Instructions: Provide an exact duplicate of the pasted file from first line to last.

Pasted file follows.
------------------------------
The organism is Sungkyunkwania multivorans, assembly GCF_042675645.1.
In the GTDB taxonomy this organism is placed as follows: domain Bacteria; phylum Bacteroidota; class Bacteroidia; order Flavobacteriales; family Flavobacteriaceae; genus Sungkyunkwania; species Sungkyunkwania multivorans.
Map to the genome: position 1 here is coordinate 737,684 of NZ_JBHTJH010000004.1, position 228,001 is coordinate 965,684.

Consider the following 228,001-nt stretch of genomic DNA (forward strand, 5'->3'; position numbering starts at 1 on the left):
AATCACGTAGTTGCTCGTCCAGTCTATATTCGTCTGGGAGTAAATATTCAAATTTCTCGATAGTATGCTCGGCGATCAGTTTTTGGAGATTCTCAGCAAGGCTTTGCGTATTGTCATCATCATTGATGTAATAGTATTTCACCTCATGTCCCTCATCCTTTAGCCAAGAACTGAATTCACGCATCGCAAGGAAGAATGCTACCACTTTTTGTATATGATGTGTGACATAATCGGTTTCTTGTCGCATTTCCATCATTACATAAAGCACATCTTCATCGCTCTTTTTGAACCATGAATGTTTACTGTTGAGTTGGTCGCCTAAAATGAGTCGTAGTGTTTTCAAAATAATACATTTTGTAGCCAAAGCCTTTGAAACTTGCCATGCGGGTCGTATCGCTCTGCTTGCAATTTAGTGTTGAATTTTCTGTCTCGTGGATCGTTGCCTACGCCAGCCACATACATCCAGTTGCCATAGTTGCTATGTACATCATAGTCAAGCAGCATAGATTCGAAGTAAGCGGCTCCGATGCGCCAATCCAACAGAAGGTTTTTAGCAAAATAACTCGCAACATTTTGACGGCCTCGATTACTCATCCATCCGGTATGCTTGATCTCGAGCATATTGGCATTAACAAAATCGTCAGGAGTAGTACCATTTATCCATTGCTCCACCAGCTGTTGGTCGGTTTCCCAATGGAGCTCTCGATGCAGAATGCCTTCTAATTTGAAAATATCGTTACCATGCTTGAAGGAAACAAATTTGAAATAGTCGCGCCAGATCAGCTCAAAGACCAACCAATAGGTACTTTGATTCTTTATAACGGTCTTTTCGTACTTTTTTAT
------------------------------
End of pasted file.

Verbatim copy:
The organism is Sungkyunkwania multivorans, assembly GCF_042675645.1.
In the GTDB taxonomy this organism is placed as follows: domain Bacteria; phylum Bacteroidota; class Bacteroidia; order Flavobacteriales; family Flavobacteriaceae; genus Sungkyunkwania; species Sungkyunkwania multivorans.
Map to the genome: position 1 here is coordinate 737,684 of NZ_JBHTJH010000004.1, position 228,001 is coordinate 965,684.

Consider the following 228,001-nt stretch of genomic DNA (forward strand, 5'->3'; position numbering starts at 1 on the left):
AATCACGTAGTTGCTCGTCCAGTCTATATTCGTCTGGGAGTAAATATTCAAATTTCTCGATAGTATGCTCGGCGATCAGTTTTTGGAGATTCTCAGCAAGGCTTTGCGTATTGTCATCATCATTGATGTAATAGTATTTCACCTCATGTCCCTCATCCTTTAGCCAAGAACTGAATTCACGCATCGCAAGGAAGAATGCTACCACTTTTTGTATATGATGTGTGACATAATCGGTTTCTTGTCGCATTTCCATCATTACATAAAGCACATCTTCATCGCTCTTTTTGAACCATGAATGTTTACTGTTGAGTTGGTCGCCTAAAATGAGTCGTAGTGTTTTCAAAATAATACATTTTGTAGCCAAAGCCTTTGAAACTTGCCATGCGGGTCGTATCGCTCTGCTTGCAATTTAGTGTTGAATTTTCTGTCTCGTGGATCGTTGCCTACGCCAGCCACATACATCCAGTTGCCATAGTTGCTATGTACATCATAGTCAAGCAGCATAGATTCGAAGTAAGCGGCTCCGATGCGCCAATCCAACAGAAGGTTTTTAGCAAAATAACTCGCAACATTTTGACGGCCTCGATTACTCATCCATCCGGTATGCTTGATCTCGAGCATATTGGCATTAACAAAATCGTCAGGAGTAGTACCATTTATCCATTGCTCCACCAGCTGTTGGTCGGTTTCCCAATGGAGCTCTCGATGCAGAATGCCTTCTAATTTGAAAATATCGTTACCATGCTTGAAGGAAACAAATTTGAAATAGTCGCGCCAGATCAGCTCAAAGACCAACCAATAGGTACTTTGATTCTTTATAACGGTCTTTTCGTACTTTTTTAT